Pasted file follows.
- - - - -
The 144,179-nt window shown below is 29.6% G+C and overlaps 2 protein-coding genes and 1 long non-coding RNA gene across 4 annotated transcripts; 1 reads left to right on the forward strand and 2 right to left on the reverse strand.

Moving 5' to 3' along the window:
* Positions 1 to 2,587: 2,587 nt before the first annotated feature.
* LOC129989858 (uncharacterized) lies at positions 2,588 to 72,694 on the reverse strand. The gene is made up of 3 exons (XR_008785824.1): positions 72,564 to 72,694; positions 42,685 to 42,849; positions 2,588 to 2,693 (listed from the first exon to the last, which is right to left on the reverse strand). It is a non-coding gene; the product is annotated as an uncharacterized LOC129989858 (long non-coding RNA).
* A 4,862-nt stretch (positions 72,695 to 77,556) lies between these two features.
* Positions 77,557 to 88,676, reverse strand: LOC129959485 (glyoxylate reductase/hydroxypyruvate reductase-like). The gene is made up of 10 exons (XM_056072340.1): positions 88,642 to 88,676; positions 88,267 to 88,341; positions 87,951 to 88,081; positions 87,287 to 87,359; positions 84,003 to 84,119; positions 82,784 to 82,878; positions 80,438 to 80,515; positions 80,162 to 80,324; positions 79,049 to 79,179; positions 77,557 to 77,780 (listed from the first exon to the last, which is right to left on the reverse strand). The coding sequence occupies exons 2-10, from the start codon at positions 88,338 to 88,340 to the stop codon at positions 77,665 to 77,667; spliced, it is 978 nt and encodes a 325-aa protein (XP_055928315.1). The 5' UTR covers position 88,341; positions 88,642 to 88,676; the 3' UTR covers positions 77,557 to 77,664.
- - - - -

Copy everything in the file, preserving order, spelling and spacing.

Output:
The 144,179-nt window shown below is 29.6% G+C and overlaps 2 protein-coding genes and 1 long non-coding RNA gene across 4 annotated transcripts; 1 reads left to right on the forward strand and 2 right to left on the reverse strand.

Moving 5' to 3' along the window:
* Positions 1 to 2,587: 2,587 nt before the first annotated feature.
* LOC129989858 (uncharacterized) lies at positions 2,588 to 72,694 on the reverse strand. The gene is made up of 3 exons (XR_008785824.1): positions 72,564 to 72,694; positions 42,685 to 42,849; positions 2,588 to 2,693 (listed from the first exon to the last, which is right to left on the reverse strand). It is a non-coding gene; the product is annotated as an uncharacterized LOC129989858 (long non-coding RNA).
* A 4,862-nt stretch (positions 72,695 to 77,556) lies between these two features.
* Positions 77,557 to 88,676, reverse strand: LOC129959485 (glyoxylate reductase/hydroxypyruvate reductase-like). The gene is made up of 10 exons (XM_056072340.1): positions 88,642 to 88,676; positions 88,267 to 88,341; positions 87,951 to 88,081; positions 87,287 to 87,359; positions 84,003 to 84,119; positions 82,784 to 82,878; positions 80,438 to 80,515; positions 80,162 to 80,324; positions 79,049 to 79,179; positions 77,557 to 77,780 (listed from the first exon to the last, which is right to left on the reverse strand). The coding sequence occupies exons 2-10, from the start codon at positions 88,338 to 88,340 to the stop codon at positions 77,665 to 77,667; spliced, it is 978 nt and encodes a 325-aa protein (XP_055928315.1). The 5' UTR covers position 88,341; positions 88,642 to 88,676; the 3' UTR covers positions 77,557 to 77,664.